One-Stop Shop for Arizona Open Data

The Valley Metro Ridership Data Portal features apps that provide ridership data, along with information on Valley Metro bus routes, light-rail stations and routes, bus ridership, transit centers, and park and rides.

The Arizona State Cartographer’s Office recently launched AZGEO—Open Data, an ArcGIS Open Data site that gives government organizations—such as the cities of Phoenix and Tucson and Coconino County—the ability to federate open data to one common site via the individual ArcGIS Open Data sites each organization has set up.

ArcGIS Open Data is an Esri-hosted solution that is available as part of an ArcGIS Online subscription. With ArcGIS Open Data, organizations can set up websites the public can use to search for and download data quickly and at no cost.

AZGEO—Open Data was created on behalf of the Arizona Geographic Information Council (AGIC) to create a one-stop shop for data from participating municipalities in the State of Arizona and other authoritative sources of geospatial data.

A wide range of data on a variety of topics, including zoning, air quality, employment, and transit, can be accessed at AZGEO—Open Data. The site also features applications that make the data instantly useful. They range from “A Tour Along the Arizona Trail,” an Esri Story Maps app built by the Arizona Trail Association, to “Rx Drug Drop Off Locations” from the Arizona Department of Health Services, which shows where prescription drugs can be safely disposed of.

The Arizona State Cartographer’s Office hosts and designs AGIC websites and manages the AZGEO data and servers, said Arizona state cartographer Curtis Pulford. The AZGEO—Open Data portal aligns with AGIC’s vision to provide credible, timely, and accurate geographic information that Arizona decision-makers and citizens can use, according to Pulford. It’s a good resource for app developers trying to create solutions that address important issues in the state.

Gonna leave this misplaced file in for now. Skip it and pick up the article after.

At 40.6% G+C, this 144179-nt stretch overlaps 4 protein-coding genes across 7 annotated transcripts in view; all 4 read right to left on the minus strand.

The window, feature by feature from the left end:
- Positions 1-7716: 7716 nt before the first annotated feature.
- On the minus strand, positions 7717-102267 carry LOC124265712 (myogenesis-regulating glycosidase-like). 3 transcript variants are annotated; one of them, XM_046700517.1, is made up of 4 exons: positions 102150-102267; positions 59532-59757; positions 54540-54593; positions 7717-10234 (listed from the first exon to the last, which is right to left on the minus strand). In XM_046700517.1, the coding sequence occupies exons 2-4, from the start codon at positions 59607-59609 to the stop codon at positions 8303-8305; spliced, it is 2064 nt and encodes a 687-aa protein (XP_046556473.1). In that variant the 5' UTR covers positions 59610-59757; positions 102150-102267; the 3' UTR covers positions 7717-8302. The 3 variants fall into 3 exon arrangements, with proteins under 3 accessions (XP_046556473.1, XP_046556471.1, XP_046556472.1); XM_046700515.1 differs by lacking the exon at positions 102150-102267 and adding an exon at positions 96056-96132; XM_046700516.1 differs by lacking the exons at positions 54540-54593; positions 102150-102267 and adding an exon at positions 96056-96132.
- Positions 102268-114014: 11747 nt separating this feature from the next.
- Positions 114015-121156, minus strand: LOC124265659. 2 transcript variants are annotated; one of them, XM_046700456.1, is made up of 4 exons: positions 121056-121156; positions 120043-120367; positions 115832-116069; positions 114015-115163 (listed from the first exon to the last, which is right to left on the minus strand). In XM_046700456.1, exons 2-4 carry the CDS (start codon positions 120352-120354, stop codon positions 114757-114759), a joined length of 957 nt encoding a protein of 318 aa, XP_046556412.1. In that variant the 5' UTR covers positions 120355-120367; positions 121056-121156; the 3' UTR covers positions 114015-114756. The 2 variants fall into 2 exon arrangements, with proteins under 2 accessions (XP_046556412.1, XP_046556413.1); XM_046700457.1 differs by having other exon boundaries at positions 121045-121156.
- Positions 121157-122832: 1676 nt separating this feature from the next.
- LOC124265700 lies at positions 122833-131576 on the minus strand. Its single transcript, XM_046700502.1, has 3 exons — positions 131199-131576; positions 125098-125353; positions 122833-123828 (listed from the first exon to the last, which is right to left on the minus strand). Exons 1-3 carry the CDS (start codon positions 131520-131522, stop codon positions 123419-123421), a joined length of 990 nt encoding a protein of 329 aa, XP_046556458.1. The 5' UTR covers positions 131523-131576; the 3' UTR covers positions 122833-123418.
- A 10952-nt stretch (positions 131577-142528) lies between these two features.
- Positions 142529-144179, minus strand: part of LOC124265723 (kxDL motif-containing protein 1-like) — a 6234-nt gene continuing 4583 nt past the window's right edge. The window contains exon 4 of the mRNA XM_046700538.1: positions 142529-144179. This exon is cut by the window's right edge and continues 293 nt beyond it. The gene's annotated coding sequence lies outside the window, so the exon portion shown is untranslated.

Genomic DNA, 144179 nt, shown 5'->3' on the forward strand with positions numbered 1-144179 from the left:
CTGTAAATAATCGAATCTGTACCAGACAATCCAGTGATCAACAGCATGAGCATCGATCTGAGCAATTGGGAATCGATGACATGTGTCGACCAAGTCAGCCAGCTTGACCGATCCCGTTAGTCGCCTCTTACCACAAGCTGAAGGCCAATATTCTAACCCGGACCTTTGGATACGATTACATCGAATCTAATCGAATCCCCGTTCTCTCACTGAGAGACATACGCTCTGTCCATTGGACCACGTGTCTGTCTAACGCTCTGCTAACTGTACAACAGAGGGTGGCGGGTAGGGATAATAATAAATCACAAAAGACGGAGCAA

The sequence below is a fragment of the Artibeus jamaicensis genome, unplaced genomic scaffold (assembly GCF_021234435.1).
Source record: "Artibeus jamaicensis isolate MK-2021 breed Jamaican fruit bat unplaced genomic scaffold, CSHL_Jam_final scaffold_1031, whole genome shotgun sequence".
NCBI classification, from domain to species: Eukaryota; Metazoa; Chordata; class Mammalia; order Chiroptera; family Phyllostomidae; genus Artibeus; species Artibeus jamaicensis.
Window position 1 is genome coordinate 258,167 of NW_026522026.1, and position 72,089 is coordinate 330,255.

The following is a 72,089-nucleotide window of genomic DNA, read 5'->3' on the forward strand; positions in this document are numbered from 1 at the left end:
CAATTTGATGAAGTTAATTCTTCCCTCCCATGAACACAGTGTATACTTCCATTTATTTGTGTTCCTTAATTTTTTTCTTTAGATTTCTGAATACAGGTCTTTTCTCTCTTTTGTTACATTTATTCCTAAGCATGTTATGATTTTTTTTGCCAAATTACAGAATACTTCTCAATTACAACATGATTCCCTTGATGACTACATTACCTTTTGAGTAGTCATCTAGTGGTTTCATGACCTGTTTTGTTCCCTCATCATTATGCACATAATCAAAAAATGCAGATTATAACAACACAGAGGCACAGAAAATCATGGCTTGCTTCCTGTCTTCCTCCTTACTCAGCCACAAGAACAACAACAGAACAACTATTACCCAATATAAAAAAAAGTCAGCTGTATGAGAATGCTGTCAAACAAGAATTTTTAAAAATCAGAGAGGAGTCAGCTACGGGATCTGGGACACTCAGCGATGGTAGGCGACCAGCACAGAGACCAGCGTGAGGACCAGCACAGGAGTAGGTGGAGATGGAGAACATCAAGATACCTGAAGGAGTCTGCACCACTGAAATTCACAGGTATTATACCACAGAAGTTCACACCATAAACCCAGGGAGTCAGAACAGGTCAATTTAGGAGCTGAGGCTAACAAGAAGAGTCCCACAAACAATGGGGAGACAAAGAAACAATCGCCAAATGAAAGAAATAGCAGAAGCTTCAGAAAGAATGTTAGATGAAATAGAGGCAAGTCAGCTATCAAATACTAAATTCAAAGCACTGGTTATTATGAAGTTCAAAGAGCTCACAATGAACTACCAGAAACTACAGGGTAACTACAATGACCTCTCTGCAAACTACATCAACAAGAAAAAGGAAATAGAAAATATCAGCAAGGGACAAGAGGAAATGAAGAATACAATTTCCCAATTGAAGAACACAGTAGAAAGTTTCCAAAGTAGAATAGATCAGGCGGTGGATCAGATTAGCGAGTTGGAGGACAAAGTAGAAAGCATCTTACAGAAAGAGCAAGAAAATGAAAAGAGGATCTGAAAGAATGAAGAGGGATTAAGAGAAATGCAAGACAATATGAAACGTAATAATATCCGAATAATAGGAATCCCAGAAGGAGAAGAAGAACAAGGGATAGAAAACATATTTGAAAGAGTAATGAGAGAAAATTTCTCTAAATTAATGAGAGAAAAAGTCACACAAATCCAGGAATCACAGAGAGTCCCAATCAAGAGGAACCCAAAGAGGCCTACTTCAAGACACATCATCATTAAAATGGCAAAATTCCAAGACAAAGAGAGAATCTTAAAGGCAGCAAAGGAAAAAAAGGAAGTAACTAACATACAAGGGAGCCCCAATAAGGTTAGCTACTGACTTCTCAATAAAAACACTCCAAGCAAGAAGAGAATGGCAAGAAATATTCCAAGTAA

Pulford said that AZGEO—Open Data collects what it deems authoritative data from government organizations. “Right now, we’re only harvesting from discoverable open data sites,” Pulford said. These authoritative data custodians use their ArcGIS Open Data sites to channel information through AZGEO—Open Data in a dynamic way using web services rather than static data.

Valley Metro provides information on ridership numbers via Valley Metro GeoCenter, an ArcGIS Open Data site.

According to Pulford, creating an open data site using Esri technology was simple. “The ease of setup was rather amazing,” Pulford said. “After we spent a little time studying ArcGIS Open Data and brainstorming on how we could best use it, we had most of our Open Data site operational in one afternoon. The one aspect that most matched our needs and made it work for us as part of our state portal was the ability to filter content for delivery. It was very important that we show only those custodians who we recognize as authoritative and Arizona-centric. That is what we have always done through AZGEO.”

For example, the public transportation agency Valley Metro provides information on its ridership numbers via its own ArcGIS Open Data site, Valley Metro GeoCenter and now through AZGEO—Open Data. People will find applications like the Valley Metro Ridership Data Portal that features ridership data, along with data on Valley Metro bus routes, light-rail stations and routes, bus ridership, transit centers, and park and rides.

“Valley Metro provides public transit service to 16 different jurisdictions in the Phoenix area. Open Data provides the most efficient means of getting each of these jurisdictions, as well as the public, accurate and authoritative transit-related GIS data,” said Cory Whittaker, GIS administrator for Valley Metro.

The City of Glendale provides information on planning and zoning using its open data portal, Glendale Arizona Open Data, and the AZGEO—Open Data site. The cities of Phoenix and Scottsdale do the same thing. This means entrepreneurs and others interested in pursuing economic development projects have one place to find data from multiple agencies.

Pulford said that over time, improvements will be made to AZGEO—Open Data that will strengthen search and categorization, make more open data available, and provide additional showcase applications. “We have now added, literally, hundreds of new data sources,” he said. “I think the data consumers within our state will be excited to discover these, and I can’t wait to see the new and exciting ways they make use of them.”

About the author

Jeremiah Lindemann

Esri Solution Engineer